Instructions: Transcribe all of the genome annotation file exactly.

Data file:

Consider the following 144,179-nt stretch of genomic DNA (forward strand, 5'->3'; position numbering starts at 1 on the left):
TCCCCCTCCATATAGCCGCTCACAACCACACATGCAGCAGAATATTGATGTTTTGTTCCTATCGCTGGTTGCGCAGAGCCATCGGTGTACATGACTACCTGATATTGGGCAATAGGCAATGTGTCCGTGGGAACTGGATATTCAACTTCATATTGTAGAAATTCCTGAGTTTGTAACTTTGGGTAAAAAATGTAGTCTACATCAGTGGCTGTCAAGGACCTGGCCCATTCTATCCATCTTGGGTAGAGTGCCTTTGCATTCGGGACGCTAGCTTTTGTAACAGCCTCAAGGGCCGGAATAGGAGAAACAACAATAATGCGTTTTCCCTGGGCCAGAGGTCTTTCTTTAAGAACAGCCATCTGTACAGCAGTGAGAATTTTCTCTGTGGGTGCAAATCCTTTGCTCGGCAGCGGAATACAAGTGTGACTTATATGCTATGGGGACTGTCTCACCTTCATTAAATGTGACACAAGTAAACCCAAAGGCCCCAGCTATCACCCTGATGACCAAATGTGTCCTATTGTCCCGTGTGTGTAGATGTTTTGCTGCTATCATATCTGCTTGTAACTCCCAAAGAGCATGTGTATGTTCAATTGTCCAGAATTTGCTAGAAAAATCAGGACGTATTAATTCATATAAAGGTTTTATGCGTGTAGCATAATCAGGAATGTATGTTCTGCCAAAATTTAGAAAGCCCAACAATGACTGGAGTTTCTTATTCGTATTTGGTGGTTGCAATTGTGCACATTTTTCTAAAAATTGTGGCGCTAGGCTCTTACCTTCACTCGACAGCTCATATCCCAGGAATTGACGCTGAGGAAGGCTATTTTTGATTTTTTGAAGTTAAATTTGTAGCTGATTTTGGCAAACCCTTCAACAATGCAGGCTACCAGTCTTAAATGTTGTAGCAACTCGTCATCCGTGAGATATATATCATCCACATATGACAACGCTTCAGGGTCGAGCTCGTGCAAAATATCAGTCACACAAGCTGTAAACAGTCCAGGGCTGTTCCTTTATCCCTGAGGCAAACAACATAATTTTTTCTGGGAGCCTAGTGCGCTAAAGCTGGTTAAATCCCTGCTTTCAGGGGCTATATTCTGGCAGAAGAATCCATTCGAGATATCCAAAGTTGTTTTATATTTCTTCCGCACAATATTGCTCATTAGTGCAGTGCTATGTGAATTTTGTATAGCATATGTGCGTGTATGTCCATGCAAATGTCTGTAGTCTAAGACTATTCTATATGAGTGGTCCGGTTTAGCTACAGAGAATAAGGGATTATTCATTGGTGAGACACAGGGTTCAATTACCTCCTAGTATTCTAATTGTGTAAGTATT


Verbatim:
Consider the following 144,179-nt stretch of genomic DNA (forward strand, 5'->3'; position numbering starts at 1 on the left):
TCCCCCTCCATATAGCCGCTCACAACCACACATGCAGCAGAATATTGATGTTTTGTTCCTATCGCTGGTTGCGCAGAGCCATCGGTGTACATGACTACCTGATATTGGGCAATAGGCAATGTGTCCGTGGGAACTGGATATTCAACTTCATATTGTAGAAATTCCTGAGTTTGTAACTTTGGGTAAAAAATGTAGTCTACATCAGTGGCTGTCAAGGACCTGGCCCATTCTATCCATCTTGGGTAGAGTGCCTTTGCATTCGGGACGCTAGCTTTTGTAACAGCCTCAAGGGCCGGAATAGGAGAAACAACAATAATGCGTTTTCCCTGGGCCAGAGGTCTTTCTTTAAGAACAGCCATCTGTACAGCAGTGAGAATTTTCTCTGTGGGTGCAAATCCTTTGCTCGGCAGCGGAATACAAGTGTGACTTATATGCTATGGGGACTGTCTCACCTTCATTAAATGTGACACAAGTAAACCCAAAGGCCCCAGCTATCACCCTGATGACCAAATGTGTCCTATTGTCCCGTGTGTGTAGATGTTTTGCTGCTATCATATCTGCTTGTAACTCCCAAAGAGCATGTGTATGTTCAATTGTCCAGAATTTGCTAGAAAAATCAGGACGTATTAATTCATATAAAGGTTTTATGCGTGTAGCATAATCAGGAATGTATGTTCTGCCAAAATTTAGAAAGCCCAACAATGACTGGAGTTTCTTATTCGTATTTGGTGGTTGCAATTGTGCACATTTTTCTAAAAATTGTGGCGCTAGGCTCTTACCTTCACTCGACAGCTCATATCCCAGGAATTGACGCTGAGGAAGGCTATTTTTGATTTTTTGAAGTTAAATTTGTAGCTGATTTTGGCAAACCCTTCAACAATGCAGGCTACCAGTCTTAAATGTTGTAGCAACTCGTCATCCGTGAGATATATATCATCCACATATGACAACGCTTCAGGGTCGAGCTCGTGCAAAATATCAGTCACACAAGCTGTAAACAGTCCAGGGCTGTTCCTTTATCCCTGAGGCAAACAACATAATTTTTTCTGGGAGCCTAGTGCGCTAAAGCTGGTTAAATCCCTGCTTTCAGGGGCTATATTCTGGCAGAAGAATCCATTCGAGATATCCAAAGTTGTTTTATATTTCTTCCGCACAATATTGCTCATTAGTGCAGTGCTATGTGAATTTTGTATAGCATATGTGCGTGTATGTCCATGCAAATGTCTGTAGTCTAAGACTATTCTATATGAGTGGTCCGGTTTAGCTACAGAGAATAAGGGATTATTCATTGGTGAGACACAGGGTTCAATTACCTCCTAGTATTCTAATTGTGTAAGTATT